Everyone knows that we’re driving plant and animal species extinct – potentially millions in the coming decades. We view modern, industrial society as the primary cause of the ecological collapse. Even environmentalists like to think that once upon a time, humans lived in unison with nature. But humanity has already won the dubious award of the most deadly ecological killer twice. With the industrial and modern era, we’re now already witnessing the third wave of human-caused massive extinction of plants and animals.
Phase 1 – Humans colonise the World
Let’s go back to 45,000 years ago. Humans had not yet been to Australia, which was inhabited by extravagant and unknown large mammals, like a 200-kg kangaroo, a marsupial lion and a two-and-a-half diprotodon. Australian species had evolved independently of other continents’ creatures and had never seen a human being. Then, the first humans manage to break free from the Europe, Asia and Africa mega continent and set foot on Australia. In just a few thousand years, humans drove 23 out of 24 species of large Australian mammals extinct. We burned forests to clear the land for hunting and grew to the very top of the food chain. But we were not done with devastating biodiversity yet.
Humans landed in America about 16,000 years ago. It took them just 2,000 years to make 34 out of the 47 large mammals species disappear in North America. South America lost 50 out of 60. It’s the same worrisome story in Madagascar, Cuba and New Zealand: when humans set foot on the islands, the big creatures go extinct. Many birds and other small animals also die. Overall, homo sapiens have driven to extinction roughly half of the planet’s big creatures even before the agricultural revolution. Once we began to plough fields, the situation got even worse.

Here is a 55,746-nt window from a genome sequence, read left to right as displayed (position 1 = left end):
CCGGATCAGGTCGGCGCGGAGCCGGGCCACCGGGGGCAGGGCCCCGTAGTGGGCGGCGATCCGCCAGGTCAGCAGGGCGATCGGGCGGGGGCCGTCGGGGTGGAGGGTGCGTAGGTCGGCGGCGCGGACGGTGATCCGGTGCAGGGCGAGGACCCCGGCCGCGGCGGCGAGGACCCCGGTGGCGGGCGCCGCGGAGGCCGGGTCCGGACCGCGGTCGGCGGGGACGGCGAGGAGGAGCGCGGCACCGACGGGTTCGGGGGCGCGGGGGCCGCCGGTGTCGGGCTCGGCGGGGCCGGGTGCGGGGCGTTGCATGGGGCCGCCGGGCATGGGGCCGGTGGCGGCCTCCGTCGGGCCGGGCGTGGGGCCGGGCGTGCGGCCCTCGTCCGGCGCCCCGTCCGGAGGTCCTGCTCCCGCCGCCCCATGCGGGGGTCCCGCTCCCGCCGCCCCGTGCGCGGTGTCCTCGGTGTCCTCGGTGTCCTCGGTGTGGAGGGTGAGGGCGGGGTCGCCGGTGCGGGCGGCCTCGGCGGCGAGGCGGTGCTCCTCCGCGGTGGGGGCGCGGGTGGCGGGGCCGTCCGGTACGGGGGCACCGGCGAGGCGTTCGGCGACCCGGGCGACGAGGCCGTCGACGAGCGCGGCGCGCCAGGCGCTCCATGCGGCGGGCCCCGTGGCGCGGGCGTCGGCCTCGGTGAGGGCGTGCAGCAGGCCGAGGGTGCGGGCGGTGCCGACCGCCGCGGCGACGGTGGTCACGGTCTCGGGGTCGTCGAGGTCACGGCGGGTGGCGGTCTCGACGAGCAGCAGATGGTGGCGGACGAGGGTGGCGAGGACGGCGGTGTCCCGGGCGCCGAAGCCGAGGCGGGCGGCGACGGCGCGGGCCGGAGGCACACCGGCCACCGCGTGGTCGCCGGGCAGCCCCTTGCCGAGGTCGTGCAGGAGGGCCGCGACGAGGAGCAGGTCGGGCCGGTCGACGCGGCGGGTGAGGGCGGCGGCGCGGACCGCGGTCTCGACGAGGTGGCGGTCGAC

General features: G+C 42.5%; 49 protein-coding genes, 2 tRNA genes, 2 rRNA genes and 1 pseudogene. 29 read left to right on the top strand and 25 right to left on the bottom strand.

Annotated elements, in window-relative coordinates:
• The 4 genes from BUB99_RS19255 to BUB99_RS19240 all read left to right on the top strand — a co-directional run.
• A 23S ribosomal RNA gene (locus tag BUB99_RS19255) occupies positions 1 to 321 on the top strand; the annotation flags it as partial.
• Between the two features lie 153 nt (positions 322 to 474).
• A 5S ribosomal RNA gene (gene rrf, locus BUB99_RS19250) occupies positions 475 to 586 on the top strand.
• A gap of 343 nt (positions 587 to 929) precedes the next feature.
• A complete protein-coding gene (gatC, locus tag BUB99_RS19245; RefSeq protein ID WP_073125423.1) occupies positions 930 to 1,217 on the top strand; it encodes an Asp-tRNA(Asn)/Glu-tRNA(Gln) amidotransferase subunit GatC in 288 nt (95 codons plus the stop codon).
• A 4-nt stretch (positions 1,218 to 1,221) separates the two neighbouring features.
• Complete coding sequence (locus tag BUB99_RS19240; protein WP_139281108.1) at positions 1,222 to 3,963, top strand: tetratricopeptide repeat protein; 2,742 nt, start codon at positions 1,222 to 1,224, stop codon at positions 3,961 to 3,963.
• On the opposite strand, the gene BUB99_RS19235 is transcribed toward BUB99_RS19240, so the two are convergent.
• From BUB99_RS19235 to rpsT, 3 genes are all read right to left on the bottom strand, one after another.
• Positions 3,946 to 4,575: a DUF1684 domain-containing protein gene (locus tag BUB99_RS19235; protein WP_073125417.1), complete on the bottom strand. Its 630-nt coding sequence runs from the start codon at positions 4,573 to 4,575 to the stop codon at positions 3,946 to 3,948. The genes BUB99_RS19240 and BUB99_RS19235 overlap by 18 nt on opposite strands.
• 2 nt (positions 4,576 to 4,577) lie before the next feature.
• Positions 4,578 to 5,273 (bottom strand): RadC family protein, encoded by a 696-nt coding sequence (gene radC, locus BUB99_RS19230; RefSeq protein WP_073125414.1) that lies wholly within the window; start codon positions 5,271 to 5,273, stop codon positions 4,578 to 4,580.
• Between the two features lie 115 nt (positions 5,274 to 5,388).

Phase 2 – Humans harvest the World
The agricultural revolution led to the second human-led mass extinction by enabling the human population to skyrocket. Humans changed the landscape of the Earth, driving out species from our fields and shaping nature to our needs. Consider the example of wheat, which grew from being a wild grass confined to the Middle East 10,000 years ago to a world-ranging plant covering more than 200 million hectares today. With over 50,000 edible plants at our disposal, we source 90% of our energy consumption from just 15 crop plants — Rice, maize and wheat alone count for 2/3rds of our calorie intake. When was the last time you tried a new food?
Our preference for a few farm animals has multiplied their population enormously, at the expense of wildlife. Ten thousand years ago, no more than a few million cattle, chicken, goats and sheep existed. Today, there are an estimated 1 billion pigs, 1 billion cows, and more than 25 billion chickens. BILLION. Humans and our domesticated farm animals represent in combined weight more than 90% of the overall mass of large animals. We slaughter an estimated 50 billion farm animals every year. Intensive farming is probably the cruelest operation in the history of humankind, as animals are just like us: animals. They suffer, not only physically but also emotionally, as they have deep desires and need to socialise, play and discover their environment. Yet we separate the babies from their mothers at birth, make them grow up in their shit with no space to move and then suffer slow, painful deaths. Why are we doing this? Are we cruel? No, we’re not, we’re just ignorant. Watch this 1-minute video documenting the inside of an intensive farm to discover what is behind your McChicken:
Phase 3 – Humans today are polluting the World
The industrial revolution is the one we’re still undergoing right now, and its effects are well-known, so I won’t discuss them. This article wants to raise awareness on the danger of driving the remaining species extinct, especially the marine life that has so far been mostly untouched but now risks collapse due to ocean pollution and acidification. If we don’t preserve whales, sharks, dolphins and all the other marine species, they risk the fate of terrestrial mammals. “What’s a diprotodon?” We ask today. One day, after we hit +2 degrees of global warming, we’re going to ask “what’s a coral?”. Our children could want to know “what’s a sea turtle?”. And if we don’t stop global warming, one day some other surviving animal might even wonder, “What’s a human?”.
Sapiens: A Brief History of Humankind, Yuval Noah Harari
One million species at risk of extinction – UN Report https://www.un.org/sustainabledevelopment/blog/2019/05/nature-decline-unprecedented-report/
What do people eat? http://www.fao.org/3/u8480e/u8480e07.htm